24 December 2011
'CIA halts drone raids on Pakistan'

Press TV


The US Central Intelligence Agency (CIA) has halted its assassination drone attacks on Pakistan's tribal regions in an effort to mend fences with the Asian ally, a report says.

The undeclared suspension of the CIA attacks is aimed at improving the strained relations with Islamabad after recent US-led NATO airstrikes on two Pakistani military border checkpoints in Mohmand agency killed 24 Pakistani soldiers.

The United States conducted a joint investigation with the NATO military alliance, claiming that a disastrous spate of errors and botched communications led to the incident. Pakistan, however, rejected the results of the probe.

The strikes prompted the Pakistani officials to close the border crossings that the Western military alliance uses to transfer fuel and other supplies for foreign forces in Afghanistan.

The decision to suspend the drone attacks also comes amid intensifying debates in the Obama administration over the future of the CIA's covert drone war in Pakistan, the paper said.

This is while, some officials in the State Department and the National Security Council have described the drone strikes as counterproductive, saying the ordinary militants are easy to replace, the report added.

Some US intelligence officials are urging the CIA to cut back the paramilitary role it has assumed since the September 11, 2001 to refocus on espionage.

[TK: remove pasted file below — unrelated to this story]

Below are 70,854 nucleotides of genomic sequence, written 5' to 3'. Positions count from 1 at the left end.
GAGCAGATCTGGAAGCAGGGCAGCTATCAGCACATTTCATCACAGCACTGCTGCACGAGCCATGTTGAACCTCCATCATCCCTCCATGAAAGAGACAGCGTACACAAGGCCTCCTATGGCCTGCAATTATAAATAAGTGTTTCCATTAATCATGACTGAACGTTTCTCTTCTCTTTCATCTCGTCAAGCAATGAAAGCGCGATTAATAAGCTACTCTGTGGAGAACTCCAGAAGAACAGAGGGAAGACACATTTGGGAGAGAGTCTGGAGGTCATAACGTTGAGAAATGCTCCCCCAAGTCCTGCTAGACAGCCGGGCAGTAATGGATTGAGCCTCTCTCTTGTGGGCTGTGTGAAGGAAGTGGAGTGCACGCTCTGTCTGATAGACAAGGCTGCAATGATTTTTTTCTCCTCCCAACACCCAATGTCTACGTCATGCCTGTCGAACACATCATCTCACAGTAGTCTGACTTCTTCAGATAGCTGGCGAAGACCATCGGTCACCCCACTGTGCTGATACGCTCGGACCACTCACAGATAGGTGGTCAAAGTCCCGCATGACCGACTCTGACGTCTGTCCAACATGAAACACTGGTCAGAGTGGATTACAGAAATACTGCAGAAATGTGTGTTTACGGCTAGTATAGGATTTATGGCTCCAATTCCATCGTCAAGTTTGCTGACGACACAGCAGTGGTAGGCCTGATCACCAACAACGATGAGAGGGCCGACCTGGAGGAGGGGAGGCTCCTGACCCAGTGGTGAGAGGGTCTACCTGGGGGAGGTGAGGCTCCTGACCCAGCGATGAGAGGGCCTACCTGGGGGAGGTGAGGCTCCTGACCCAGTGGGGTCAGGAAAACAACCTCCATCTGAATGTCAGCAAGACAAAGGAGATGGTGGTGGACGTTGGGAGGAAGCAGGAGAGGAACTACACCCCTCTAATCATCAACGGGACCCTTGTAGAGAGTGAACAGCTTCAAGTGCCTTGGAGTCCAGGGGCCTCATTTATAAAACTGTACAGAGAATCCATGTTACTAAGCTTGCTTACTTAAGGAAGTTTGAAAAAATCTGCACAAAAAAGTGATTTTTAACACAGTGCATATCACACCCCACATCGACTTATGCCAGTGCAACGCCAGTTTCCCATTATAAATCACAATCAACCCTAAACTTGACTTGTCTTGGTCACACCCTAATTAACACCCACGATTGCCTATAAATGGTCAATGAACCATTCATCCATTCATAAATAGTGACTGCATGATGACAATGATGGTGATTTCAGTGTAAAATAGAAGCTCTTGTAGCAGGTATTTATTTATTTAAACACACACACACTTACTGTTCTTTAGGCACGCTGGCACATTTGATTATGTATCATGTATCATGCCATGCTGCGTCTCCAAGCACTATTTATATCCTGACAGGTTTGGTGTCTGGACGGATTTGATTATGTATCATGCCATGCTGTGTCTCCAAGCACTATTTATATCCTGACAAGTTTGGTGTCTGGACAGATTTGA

They suggest handing the mission to the Pentagon's Joint Special Operations Command, which flies its own drones and conducts secret counter-terrorism operations in Yemen and Somalia.

The US aerial attacks, initiated by former US President George W. Bush, have escalated under President Barack Obama.

Relations between Islamabad and Washington have soured over the unauthorized attacks, with Pakistan insisting that the airstrikes violate its sovereignty.

Following the US-led NATO attack in Pakistan's Mohmand region, Islamabad warned that it will shoot down any American assassination drone intruding its airspace.

While the US government has always declined to publicly discuss its aerial attacks in Pakistan, US Defense Secretary Leon Panetta admitted on October 11 that the US is fighting a war in Pakistan, using drones.

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